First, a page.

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The present study does not match that of Nseir et al. [13], who studied 30 patients in surgical and medical ICUs and reported the incidence of VAT as 15.3 and 11.2%, respectively. Our results were also not in agreement with those of Dallas et al. [5], who reported a VAT incidence in surgical and medical ICUs of 1.4 and 4%, respectively. This disagreement could be due to tracheal aspiration being used as a method for sputum sampling in those studies. Moreover, sampling was done weekly or if tracheobronchitis was suspected; further, the culture was considered positive at greater than 105 CFU/ml, which increased the possibility of missing pathogens in low quantity at the time of VAT. All of these factors may result in an underestimation of VAT. In the present study, the method of collection was mini-BAL twice weekly, which is a protected lower respiratory tract sampling method, and culture was considered positive at colony count less than 103 CFU/ml.

In the present study, the most frequent primary diagnoses at admission were chronic obstructive pulmonary disease (COPD) and interstitial lung disease (30.43% for each) [Table 2]. The most common comorbidities were renal impairment and hypertension (26% each) [Table 3].
Table 2: Primary diagnoses of ventilator-associated tracheobronchitis patients

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Table 3: Comorbidities of ventilator-associated tracheobronchitis patients

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Our primary diagnosis agreed with that of Nseir et al. [14], who conducted a study in three different ICUs in Spain, Greece, and France on the transition from VAT to VAP. In their study the common primary diagnosis was acute exacerbation of COPD. Our result differs from that of Palmer et al. [15], who studied the effect of AA on outcome in 43 critically ill patients who developed VAT in the general ICU, where the cases diagnosed on admission were abdominal infection, cardiac problems, COPD, malnutrition, ARDS, shock, community-acquired pneumonia, healthcare-acquired pneumonia, neurologic diseases with comorbidities that included liver cirrhosis, cardiac failure, chronic renal failure, diabetes, heart failure, and immunosuppression. The variance in the cases may have been due to the difference in the type of ICU.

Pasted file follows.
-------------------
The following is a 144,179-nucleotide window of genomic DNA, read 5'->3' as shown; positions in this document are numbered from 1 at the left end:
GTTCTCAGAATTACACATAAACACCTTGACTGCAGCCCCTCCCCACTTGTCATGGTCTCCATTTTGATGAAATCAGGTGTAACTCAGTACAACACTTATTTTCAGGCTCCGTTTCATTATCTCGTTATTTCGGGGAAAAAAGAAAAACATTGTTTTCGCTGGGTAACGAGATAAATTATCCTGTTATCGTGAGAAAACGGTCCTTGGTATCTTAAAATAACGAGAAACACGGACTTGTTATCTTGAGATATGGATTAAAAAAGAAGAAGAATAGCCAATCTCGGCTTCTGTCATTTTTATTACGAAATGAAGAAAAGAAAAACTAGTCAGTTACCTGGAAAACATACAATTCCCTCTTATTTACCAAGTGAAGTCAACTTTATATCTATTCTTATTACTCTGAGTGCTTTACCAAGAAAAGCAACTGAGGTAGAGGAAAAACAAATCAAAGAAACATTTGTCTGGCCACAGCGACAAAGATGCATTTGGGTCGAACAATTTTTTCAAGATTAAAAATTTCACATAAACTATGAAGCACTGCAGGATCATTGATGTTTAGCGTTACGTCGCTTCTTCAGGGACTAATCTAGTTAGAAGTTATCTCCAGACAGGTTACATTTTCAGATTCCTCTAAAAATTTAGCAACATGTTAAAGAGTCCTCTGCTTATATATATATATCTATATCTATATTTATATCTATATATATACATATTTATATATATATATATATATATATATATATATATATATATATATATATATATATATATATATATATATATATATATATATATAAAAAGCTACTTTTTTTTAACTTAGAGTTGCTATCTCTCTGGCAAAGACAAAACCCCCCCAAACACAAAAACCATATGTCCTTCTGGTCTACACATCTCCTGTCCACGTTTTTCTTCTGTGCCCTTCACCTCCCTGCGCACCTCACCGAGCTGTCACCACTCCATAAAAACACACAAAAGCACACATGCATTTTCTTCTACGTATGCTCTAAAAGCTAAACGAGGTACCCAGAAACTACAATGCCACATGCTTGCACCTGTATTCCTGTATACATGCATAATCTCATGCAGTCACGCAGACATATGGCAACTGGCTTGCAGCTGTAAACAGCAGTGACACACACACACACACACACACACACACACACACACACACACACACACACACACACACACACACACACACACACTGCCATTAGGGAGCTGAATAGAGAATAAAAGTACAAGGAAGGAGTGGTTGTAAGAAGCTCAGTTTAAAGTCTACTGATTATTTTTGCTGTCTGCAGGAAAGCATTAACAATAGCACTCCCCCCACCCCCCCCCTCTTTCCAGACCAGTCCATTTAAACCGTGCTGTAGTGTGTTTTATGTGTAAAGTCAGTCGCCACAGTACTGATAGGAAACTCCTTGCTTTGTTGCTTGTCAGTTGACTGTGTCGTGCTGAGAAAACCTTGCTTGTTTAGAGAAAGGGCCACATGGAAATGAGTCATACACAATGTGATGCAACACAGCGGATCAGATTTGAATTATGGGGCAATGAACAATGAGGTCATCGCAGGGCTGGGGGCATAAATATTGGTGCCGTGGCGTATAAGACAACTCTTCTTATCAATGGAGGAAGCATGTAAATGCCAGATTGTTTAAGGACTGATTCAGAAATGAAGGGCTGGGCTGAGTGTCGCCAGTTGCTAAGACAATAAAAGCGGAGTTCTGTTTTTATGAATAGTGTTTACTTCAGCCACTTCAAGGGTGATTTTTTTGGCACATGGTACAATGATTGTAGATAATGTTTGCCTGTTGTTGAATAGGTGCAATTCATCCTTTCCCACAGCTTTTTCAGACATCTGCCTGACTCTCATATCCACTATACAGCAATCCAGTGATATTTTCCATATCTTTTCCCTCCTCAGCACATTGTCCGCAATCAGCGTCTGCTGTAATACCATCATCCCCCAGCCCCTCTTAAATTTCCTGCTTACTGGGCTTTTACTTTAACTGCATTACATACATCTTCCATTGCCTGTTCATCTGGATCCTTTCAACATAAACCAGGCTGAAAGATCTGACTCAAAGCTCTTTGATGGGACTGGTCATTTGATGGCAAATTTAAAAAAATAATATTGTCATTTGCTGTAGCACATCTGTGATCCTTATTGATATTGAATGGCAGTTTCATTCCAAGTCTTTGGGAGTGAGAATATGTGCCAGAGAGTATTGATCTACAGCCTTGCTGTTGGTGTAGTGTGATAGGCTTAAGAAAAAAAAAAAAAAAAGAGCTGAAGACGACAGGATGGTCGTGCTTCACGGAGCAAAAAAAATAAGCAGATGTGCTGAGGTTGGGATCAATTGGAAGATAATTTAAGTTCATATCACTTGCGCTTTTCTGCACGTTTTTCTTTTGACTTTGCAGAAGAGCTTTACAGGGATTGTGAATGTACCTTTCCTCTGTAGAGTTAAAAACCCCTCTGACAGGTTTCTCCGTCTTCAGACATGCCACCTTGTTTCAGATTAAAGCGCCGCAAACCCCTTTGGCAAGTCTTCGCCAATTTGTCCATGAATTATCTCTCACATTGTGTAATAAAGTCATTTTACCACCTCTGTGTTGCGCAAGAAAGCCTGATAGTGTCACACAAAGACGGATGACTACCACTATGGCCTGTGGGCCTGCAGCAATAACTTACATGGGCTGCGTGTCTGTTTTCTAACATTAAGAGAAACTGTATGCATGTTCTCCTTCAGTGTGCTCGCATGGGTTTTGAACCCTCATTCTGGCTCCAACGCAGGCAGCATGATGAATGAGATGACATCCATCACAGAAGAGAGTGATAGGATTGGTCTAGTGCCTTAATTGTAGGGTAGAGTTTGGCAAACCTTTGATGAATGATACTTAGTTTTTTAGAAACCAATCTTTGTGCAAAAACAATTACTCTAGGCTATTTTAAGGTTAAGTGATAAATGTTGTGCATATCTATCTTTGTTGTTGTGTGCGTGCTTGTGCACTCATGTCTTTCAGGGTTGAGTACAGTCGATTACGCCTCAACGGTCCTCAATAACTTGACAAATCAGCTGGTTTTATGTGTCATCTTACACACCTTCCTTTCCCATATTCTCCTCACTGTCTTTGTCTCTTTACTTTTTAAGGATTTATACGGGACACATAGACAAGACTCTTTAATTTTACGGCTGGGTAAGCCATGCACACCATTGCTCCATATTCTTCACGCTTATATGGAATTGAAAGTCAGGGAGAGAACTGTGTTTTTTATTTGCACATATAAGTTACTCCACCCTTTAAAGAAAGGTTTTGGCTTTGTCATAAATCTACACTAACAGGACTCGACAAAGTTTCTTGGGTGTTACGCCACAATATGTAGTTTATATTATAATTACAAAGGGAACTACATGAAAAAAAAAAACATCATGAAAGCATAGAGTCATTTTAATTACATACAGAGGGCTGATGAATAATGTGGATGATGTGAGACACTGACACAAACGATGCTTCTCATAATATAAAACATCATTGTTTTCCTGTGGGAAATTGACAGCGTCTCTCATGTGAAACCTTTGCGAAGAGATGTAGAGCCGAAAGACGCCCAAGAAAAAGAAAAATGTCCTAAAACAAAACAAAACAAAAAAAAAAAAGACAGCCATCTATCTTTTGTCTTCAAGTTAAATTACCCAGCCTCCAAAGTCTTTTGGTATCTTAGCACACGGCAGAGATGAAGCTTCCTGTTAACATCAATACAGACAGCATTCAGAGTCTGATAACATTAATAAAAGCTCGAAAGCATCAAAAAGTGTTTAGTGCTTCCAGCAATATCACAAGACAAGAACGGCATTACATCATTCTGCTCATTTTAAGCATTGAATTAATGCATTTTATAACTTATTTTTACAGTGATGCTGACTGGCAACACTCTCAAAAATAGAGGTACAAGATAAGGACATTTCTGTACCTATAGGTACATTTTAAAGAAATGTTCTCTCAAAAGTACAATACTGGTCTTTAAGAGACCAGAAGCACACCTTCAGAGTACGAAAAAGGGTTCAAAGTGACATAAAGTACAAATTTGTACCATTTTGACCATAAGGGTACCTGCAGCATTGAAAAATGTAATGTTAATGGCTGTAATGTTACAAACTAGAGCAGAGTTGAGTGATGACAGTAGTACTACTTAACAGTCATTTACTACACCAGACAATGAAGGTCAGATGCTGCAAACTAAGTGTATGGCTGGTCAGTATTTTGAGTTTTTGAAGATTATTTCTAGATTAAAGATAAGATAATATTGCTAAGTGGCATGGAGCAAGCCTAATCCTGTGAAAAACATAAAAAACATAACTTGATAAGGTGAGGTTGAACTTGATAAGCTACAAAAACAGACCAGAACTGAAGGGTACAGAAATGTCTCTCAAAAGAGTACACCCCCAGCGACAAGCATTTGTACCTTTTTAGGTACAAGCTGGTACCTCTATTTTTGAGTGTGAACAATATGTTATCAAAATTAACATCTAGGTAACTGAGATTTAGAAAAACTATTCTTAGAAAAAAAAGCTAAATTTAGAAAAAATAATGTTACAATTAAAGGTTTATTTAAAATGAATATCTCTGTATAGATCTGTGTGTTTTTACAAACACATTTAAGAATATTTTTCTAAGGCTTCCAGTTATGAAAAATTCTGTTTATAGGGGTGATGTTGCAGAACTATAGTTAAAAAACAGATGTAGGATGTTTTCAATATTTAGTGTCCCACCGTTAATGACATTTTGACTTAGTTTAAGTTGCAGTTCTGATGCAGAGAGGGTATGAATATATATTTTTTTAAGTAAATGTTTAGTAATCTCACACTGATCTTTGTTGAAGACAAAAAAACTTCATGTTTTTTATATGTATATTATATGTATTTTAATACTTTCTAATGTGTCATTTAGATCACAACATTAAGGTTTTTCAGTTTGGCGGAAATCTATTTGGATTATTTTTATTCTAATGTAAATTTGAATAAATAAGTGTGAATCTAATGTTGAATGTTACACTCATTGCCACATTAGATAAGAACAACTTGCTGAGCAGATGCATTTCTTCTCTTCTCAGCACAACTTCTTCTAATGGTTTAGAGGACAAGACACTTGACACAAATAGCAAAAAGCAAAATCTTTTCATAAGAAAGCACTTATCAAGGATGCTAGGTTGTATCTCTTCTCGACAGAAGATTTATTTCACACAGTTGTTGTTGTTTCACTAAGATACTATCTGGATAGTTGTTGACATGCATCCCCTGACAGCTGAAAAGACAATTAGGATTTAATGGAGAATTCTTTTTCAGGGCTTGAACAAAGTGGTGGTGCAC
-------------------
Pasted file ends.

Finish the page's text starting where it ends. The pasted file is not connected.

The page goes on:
In the current study, for the diagnosis of VAT we used both clinical criteria (temperature>38°C or <36°C, leukocytosis>12 000/mm3, and sputum study: increased amount and change in color to yellow, greenish, or purulent) and microbiological criteria (positive culture obtained with a mini-BAL catheter with a colony count <103 as the cutoff value for positive culture) [Table 4].
Table 4: Diagnostic criteria of ventilator-associated tracheobronchitis patients

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In the present work the clinical criteria for diagnosis of VAT match those of Craven et al. [16], who followed up 188 mixed ICU patients intubated for more than 48 h for the development of VAT on the basis of at least two clinical criteria (fever, leukocytosis, or purulent sputum). The present study also agrees with that of Montgomery et al. [17], who evaluated the effect of AA on nine VAT patients regarding the clinical criteria for the diagnosis of VAT and also with the study of Rodriguez et al. [18], who conducted a survey in 16 different countries with 288 ICUs. They reported an incidence of 79.2% for VAT on the basis of both clinical and microbiological criteria. BAL and mini-BAL were more frequently utilized by Latin-America.

The clinical criteria used in the present study for the diagnosis of VAT do not match those of Palmer et al. [15], who relied on the presence of purulent secretion of at least 2 ml over a period of 4 h with organisms detected with Gram stain, or with the study of Nseir et al. [19],who suggested that using this clinical criterion makes the distinction of VAT from VAP a difficult task because fever and increased sputum amount are common in ICU patients and a portable chest radiograph is inaccurate in diagnosing new pulmonary infiltrate in ICU patients. Our study does not agree with that of Dallas et al. [5] either, who used increase sputum production of at least 2 ml over a period of 4 h and weekly culture of tracheal aspirate for the diagnosis of VAT, whereas in the current study the presence of profuse colored secretion (amount>30 m/day), fever greater than 38°C, and leukocytic count greater than 12 000/mm3 were used for the diagnosis of VAT with mini-BAL sample culture twice weekly. Gram stain was not used in the current study because it is inaccurate in the diagnosis of LRTI.

In the present study the bacterial culture from patients who developed VAT showed that Gram-negative organisms are the most frequently isolated organism, with 47.8% of them being Klebsiella; infection was polymicrobial in 34.6% of cases [Table 5] and [Table 6]. The current study agrees with that of Nseir et al. [19],[20], who reported that Gram-negative organisms were the most frequent isolates from VAT patients (75%); Pseudomonas aeruginosa showed the highest proportion in their studies (27–34%), whereas in the current study Klebsiella pneumoniae was the most frequent.
Table 5: The bacteria isolated from the ventilator-associated tracheobronchitis patients and their colony count

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Table 6: Diagnostic criteria of the study groups on day 1